Almost half of surveyed Hispanics (45%) say that no one ever taught them about saving and investing, compared with 31% of U.S. investors overall, according to Wells Fargo. About three out of four (76%) Hispanic investors wish they had learned more about managing money when they were growing up—about 15% more than the general U.S. investing population (61%).
The findings suggest there’s a big opportunity for financial advisers in finding ways to bolster the long-term investing confidence of the U.S. Hispanic population, says Steve Novak, a senior investment strategist for Wells Fargo Private Bank. “These findings highlight some interesting attitudes among Hispanic investors and shed light on their strong desire for more education on the fundamentals of investing,” he adds.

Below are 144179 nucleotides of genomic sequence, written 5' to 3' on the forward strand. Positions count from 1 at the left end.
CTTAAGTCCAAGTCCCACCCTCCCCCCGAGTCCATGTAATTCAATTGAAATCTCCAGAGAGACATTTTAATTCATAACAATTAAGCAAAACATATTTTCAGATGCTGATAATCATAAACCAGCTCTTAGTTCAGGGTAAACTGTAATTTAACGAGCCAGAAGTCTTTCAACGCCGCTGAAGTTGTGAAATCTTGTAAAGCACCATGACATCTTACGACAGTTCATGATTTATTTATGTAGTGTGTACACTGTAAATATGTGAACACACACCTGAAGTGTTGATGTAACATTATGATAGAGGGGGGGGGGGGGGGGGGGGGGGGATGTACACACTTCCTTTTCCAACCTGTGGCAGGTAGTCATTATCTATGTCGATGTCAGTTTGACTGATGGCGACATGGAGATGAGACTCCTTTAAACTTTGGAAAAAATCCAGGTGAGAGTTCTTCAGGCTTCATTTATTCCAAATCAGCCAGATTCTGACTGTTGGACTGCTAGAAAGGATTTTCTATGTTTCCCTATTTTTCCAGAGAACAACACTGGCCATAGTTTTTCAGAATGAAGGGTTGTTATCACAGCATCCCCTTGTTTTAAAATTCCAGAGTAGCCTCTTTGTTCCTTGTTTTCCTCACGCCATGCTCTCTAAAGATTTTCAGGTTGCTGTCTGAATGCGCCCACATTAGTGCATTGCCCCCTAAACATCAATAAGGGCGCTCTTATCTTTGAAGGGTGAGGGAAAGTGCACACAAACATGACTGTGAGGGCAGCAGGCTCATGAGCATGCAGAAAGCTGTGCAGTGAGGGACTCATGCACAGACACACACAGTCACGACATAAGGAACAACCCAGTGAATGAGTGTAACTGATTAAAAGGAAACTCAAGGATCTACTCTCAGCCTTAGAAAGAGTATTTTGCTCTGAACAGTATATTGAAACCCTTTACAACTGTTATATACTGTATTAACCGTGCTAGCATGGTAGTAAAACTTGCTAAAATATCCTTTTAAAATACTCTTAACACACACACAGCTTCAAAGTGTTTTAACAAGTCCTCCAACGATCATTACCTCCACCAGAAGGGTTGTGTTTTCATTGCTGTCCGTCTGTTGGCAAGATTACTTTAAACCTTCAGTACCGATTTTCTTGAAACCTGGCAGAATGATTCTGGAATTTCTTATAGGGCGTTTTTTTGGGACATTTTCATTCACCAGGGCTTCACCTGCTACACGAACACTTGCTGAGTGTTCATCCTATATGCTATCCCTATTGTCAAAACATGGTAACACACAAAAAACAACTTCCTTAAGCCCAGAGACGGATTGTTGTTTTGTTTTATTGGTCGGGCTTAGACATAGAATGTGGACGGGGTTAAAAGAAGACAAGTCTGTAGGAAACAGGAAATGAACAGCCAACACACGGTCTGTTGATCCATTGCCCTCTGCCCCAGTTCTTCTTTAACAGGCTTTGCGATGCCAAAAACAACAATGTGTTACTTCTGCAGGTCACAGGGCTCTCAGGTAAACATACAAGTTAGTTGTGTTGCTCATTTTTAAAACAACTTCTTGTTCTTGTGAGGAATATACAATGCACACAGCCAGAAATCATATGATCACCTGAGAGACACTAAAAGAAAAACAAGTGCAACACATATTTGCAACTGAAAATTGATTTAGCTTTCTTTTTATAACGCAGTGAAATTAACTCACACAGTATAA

Despite a strong interest in personal finance and investing, one in three Hispanic investors surveyed (34%) does not feel comfortable investing in mutual funds, stocks, or bonds—versus 27% among U.S. investors overall. However, when looking at Hispanic investors who already invest for the long term in stocks and bonds, a strong majority (70%) felt they would earn money on those investments. Twelve percent of this group expects to lose money, and 18% feel they will break even.
Novak says these findings suggest that Hispanic investors in general have a good sense of the opportunities that exist in the investment markets. For retirement plan sponsors and advisers, there needs to be a focus on building on this knowledge, so all investors “can act on what they intuitively know to be true around the importance of investing for their financial futures.”